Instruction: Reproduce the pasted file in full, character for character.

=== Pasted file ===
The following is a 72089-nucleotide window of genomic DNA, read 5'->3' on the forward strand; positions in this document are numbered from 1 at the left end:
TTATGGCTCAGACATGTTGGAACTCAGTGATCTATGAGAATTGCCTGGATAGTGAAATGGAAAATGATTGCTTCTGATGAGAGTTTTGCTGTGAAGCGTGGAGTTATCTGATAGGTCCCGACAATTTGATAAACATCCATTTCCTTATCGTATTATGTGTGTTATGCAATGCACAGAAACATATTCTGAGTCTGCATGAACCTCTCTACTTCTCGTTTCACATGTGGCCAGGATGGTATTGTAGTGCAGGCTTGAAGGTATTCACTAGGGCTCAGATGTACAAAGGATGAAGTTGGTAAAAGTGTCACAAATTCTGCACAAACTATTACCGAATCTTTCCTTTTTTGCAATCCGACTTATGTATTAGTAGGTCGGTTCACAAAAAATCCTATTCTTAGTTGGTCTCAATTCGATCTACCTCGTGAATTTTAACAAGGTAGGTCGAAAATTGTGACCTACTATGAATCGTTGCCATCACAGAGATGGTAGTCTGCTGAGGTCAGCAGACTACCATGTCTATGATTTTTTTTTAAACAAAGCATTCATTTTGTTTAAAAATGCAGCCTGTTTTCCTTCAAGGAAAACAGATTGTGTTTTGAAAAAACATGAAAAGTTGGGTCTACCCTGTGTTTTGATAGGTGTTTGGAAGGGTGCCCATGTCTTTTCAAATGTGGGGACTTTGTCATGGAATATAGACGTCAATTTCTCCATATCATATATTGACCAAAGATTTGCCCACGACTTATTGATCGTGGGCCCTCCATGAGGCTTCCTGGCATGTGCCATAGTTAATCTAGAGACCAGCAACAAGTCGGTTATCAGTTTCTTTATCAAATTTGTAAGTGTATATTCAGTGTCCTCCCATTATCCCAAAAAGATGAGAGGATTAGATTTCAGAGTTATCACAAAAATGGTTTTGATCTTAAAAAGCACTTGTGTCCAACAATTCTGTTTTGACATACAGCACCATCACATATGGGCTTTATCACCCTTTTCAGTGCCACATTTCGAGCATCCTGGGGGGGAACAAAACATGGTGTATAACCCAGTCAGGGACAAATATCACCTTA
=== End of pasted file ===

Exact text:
The following is a 72089-nucleotide window of genomic DNA, read 5'->3' on the forward strand; positions in this document are numbered from 1 at the left end:
TTATGGCTCAGACATGTTGGAACTCAGTGATCTATGAGAATTGCCTGGATAGTGAAATGGAAAATGATTGCTTCTGATGAGAGTTTTGCTGTGAAGCGTGGAGTTATCTGATAGGTCCCGACAATTTGATAAACATCCATTTCCTTATCGTATTATGTGTGTTATGCAATGCACAGAAACATATTCTGAGTCTGCATGAACCTCTCTACTTCTCGTTTCACATGTGGCCAGGATGGTATTGTAGTGCAGGCTTGAAGGTATTCACTAGGGCTCAGATGTACAAAGGATGAAGTTGGTAAAAGTGTCACAAATTCTGCACAAACTATTACCGAATCTTTCCTTTTTTGCAATCCGACTTATGTATTAGTAGGTCGGTTCACAAAAAATCCTATTCTTAGTTGGTCTCAATTCGATCTACCTCGTGAATTTTAACAAGGTAGGTCGAAAATTGTGACCTACTATGAATCGTTGCCATCACAGAGATGGTAGTCTGCTGAGGTCAGCAGACTACCATGTCTATGATTTTTTTTTAAACAAAGCATTCATTTTGTTTAAAAATGCAGCCTGTTTTCCTTCAAGGAAAACAGATTGTGTTTTGAAAAAACATGAAAAGTTGGGTCTACCCTGTGTTTTGATAGGTGTTTGGAAGGGTGCCCATGTCTTTTCAAATGTGGGGACTTTGTCATGGAATATAGACGTCAATTTCTCCATATCATATATTGACCAAAGATTTGCCCACGACTTATTGATCGTGGGCCCTCCATGAGGCTTCCTGGCATGTGCCATAGTTAATCTAGAGACCAGCAACAAGTCGGTTATCAGTTTCTTTATCAAATTTGTAAGTGTATATTCAGTGTCCTCCCATTATCCCAAAAAGATGAGAGGATTAGATTTCAGAGTTATCACAAAAATGGTTTTGATCTTAAAAAGCACTTGTGTCCAACAATTCTGTTTTGACATACAGCACCATCACATATGGGCTTTATCACCCTTTTCAGTGCCACATTTCGAGCATCCTGGGGGGGAACAAAACATGGTGTATAACCCAGTCAGGGACAAATATCACCTTA